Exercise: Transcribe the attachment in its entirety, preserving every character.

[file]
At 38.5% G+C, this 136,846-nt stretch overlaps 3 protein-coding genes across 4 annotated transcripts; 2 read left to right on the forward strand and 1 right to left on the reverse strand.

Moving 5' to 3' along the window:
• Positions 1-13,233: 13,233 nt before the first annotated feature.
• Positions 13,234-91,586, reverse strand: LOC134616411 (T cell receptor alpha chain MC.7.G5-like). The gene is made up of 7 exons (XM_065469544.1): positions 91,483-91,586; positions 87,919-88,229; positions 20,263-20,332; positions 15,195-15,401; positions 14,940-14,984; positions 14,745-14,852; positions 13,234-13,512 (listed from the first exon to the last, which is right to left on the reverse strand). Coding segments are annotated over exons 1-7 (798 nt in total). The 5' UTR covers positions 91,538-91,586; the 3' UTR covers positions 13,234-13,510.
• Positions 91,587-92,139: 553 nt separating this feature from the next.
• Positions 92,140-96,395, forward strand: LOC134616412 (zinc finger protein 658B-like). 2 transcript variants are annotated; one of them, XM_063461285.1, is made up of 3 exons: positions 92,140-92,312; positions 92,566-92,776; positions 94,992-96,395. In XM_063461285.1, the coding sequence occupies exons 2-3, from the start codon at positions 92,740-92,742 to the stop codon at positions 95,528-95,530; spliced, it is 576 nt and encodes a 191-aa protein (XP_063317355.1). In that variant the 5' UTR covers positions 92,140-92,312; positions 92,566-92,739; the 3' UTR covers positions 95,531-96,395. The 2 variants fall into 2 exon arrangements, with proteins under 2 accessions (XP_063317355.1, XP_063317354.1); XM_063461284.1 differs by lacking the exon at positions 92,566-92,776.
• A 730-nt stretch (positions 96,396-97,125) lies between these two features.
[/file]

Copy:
At 38.5% G+C, this 136,846-nt stretch overlaps 3 protein-coding genes across 4 annotated transcripts; 2 read left to right on the forward strand and 1 right to left on the reverse strand.

Moving 5' to 3' along the window:
• Positions 1-13,233: 13,233 nt before the first annotated feature.
• Positions 13,234-91,586, reverse strand: LOC134616411 (T cell receptor alpha chain MC.7.G5-like). The gene is made up of 7 exons (XM_065469544.1): positions 91,483-91,586; positions 87,919-88,229; positions 20,263-20,332; positions 15,195-15,401; positions 14,940-14,984; positions 14,745-14,852; positions 13,234-13,512 (listed from the first exon to the last, which is right to left on the reverse strand). Coding segments are annotated over exons 1-7 (798 nt in total). The 5' UTR covers positions 91,538-91,586; the 3' UTR covers positions 13,234-13,510.
• Positions 91,587-92,139: 553 nt separating this feature from the next.
• Positions 92,140-96,395, forward strand: LOC134616412 (zinc finger protein 658B-like). 2 transcript variants are annotated; one of them, XM_063461285.1, is made up of 3 exons: positions 92,140-92,312; positions 92,566-92,776; positions 94,992-96,395. In XM_063461285.1, the coding sequence occupies exons 2-3, from the start codon at positions 92,740-92,742 to the stop codon at positions 95,528-95,530; spliced, it is 576 nt and encodes a 191-aa protein (XP_063317355.1). In that variant the 5' UTR covers positions 92,140-92,312; positions 92,566-92,739; the 3' UTR covers positions 95,531-96,395. The 2 variants fall into 2 exon arrangements, with proteins under 2 accessions (XP_063317355.1, XP_063317354.1); XM_063461284.1 differs by lacking the exon at positions 92,566-92,776.
• A 730-nt stretch (positions 96,396-97,125) lies between these two features.